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Yellow Cedar
chamaecyparis nootkatensis

A medium-sized tree, up to 80 feet tall and 3 feet in diameter; has a broad, grooved trunk that spreads out widely at the base. The crown is sharply cone-shaped, with branches that spread out and droop, and have small, loosely hanging branchlets.

The leave are scale-like, dark, bluish-green, and slender with sharp points. Unlike western red cedar, the leaves of the yellow-cedar are all alike, so that the leaf-covered twigs appear four-sided rather than flat. 

Cones are round, 1/4  to 1/2 inches in diameter, berry-like in the first year and becoming woody as they mature. Mature cones have 4 to 6 thick umbrella-shaped scales. 

On young trees, the bark is thin, grayish-brown and scaly; on mature trees, it has narrow intersecting ridges. The inside of the bark smells like potato skins.

Common west of the Coast Mountains, plenty in Alaska and it rarely occurs in southeastern British Columbia

Yellow-cedar grows well on deep, slightly acidic, moist soils, usually as single trees, or in small clumps. It is common in old-growth stands at low elevations especially in the mid or north coastal regions, with western red cedar and western hemlock and other plants such as salal and deer fern. It is most common at high elevations, growing with mountain hemlock and amabilis fir.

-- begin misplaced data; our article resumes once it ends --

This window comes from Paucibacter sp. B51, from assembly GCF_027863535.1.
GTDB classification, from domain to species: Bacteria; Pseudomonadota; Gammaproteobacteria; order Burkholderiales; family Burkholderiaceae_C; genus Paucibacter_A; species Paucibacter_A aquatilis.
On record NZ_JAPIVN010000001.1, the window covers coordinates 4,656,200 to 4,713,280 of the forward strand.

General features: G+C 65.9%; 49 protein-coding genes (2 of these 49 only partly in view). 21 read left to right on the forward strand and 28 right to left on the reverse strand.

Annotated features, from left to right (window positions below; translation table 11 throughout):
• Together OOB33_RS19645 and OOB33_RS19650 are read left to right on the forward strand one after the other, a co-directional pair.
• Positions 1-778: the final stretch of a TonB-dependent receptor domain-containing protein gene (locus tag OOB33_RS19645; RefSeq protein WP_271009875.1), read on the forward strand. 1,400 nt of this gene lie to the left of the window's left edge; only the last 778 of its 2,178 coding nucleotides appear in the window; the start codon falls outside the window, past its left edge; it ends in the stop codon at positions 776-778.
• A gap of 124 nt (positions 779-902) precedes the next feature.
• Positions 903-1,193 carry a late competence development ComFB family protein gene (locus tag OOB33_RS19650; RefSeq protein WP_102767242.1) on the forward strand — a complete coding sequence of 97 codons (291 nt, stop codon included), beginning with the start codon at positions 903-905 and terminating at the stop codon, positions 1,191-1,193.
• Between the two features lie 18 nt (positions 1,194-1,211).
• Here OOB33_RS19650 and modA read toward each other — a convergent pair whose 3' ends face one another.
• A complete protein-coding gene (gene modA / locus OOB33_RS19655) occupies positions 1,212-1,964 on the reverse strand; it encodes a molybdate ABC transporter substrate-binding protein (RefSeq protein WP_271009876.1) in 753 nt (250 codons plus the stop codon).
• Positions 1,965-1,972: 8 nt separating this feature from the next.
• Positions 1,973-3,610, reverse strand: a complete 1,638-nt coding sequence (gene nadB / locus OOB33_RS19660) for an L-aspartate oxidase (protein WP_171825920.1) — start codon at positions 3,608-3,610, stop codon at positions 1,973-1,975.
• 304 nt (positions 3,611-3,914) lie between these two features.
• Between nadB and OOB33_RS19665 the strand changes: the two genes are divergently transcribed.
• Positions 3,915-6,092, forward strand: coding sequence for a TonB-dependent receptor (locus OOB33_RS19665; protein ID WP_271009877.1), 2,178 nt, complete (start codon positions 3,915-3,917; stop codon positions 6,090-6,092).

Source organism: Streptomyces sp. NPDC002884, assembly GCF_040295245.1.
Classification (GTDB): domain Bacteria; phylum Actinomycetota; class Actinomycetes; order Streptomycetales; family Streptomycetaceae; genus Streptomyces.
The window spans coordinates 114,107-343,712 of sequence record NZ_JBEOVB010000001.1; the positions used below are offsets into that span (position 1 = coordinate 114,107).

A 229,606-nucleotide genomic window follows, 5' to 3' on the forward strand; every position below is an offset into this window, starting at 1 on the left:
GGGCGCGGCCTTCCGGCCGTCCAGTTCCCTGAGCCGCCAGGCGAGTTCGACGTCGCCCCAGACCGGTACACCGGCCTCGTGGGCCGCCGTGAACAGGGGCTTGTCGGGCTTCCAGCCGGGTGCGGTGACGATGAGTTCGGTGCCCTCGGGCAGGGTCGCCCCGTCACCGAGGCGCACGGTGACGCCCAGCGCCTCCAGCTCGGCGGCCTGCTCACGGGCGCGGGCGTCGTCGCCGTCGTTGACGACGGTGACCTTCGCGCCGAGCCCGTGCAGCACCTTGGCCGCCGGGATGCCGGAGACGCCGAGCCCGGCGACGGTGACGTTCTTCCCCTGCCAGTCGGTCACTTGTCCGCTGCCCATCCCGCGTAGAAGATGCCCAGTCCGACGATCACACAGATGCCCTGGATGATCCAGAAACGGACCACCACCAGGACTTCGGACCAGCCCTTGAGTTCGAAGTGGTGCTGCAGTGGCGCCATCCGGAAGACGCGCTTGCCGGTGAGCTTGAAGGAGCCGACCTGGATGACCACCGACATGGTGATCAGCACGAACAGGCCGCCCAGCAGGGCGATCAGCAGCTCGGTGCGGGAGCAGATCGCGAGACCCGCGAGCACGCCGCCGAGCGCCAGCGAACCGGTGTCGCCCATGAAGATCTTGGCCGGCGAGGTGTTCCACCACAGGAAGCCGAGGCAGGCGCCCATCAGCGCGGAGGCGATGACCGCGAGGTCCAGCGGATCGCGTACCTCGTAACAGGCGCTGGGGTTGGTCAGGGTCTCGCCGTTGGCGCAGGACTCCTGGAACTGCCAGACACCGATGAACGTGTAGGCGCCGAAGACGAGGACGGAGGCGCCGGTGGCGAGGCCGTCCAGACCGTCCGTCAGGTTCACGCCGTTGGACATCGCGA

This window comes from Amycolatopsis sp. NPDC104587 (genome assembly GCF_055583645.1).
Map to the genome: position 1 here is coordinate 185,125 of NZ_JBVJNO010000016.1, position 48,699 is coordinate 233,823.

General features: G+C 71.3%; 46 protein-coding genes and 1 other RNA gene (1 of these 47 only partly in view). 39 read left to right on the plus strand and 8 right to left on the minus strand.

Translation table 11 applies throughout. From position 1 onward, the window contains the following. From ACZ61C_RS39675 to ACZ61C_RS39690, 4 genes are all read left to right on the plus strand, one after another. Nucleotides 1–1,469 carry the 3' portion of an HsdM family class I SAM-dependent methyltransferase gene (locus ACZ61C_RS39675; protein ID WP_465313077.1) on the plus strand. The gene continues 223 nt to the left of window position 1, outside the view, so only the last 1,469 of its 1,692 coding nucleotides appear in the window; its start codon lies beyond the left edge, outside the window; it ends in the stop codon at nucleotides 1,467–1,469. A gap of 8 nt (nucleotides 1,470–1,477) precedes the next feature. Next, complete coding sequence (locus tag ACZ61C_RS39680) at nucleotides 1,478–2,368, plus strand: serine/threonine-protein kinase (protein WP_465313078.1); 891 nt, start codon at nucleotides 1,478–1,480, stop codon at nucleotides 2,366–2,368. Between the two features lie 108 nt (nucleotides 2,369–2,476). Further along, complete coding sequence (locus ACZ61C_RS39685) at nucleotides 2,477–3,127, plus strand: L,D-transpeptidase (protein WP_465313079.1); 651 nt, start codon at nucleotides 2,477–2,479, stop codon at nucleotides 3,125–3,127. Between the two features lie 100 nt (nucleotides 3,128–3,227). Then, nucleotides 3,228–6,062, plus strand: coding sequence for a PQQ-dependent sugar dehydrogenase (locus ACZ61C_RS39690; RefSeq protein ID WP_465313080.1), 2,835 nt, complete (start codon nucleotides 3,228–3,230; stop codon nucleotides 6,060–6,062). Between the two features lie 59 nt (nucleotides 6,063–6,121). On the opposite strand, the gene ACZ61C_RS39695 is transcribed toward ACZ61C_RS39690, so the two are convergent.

The wood from Yellow Cedar has always been highly prized because of its many superlative qualities. Its distinctive and uniform yellow color is much admired. The narrow band of sapwood is very similar in color to the heartwood. The wood is exceptionally fine in texture and has an unusually straight grain. When green, the wood has a pungent sulphur odor. One of the world's most durable timbers, Yellow Cedar has excellent resistance to decay, insect attack and marine borers, a property that contributes to its exceptional long life. It is a relatively hard wood, considerably harder than most commercial softwoods, and has excellent strength and wear properties as well as good impact resistance.

Aboriginal people along the coast used yellow-cedar extensively. They used the wood for paddles, masks, dishes, and bows and wove the bark to make clothing and blankets. Yellow cedar presently are also used for making outdoor furniture and garden products,

The wood is very valuable commercially because of its dense structure, straight grain, yellow color, and resistance to decay. It is used extensively for boat building.

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Last modified: November 19, 2019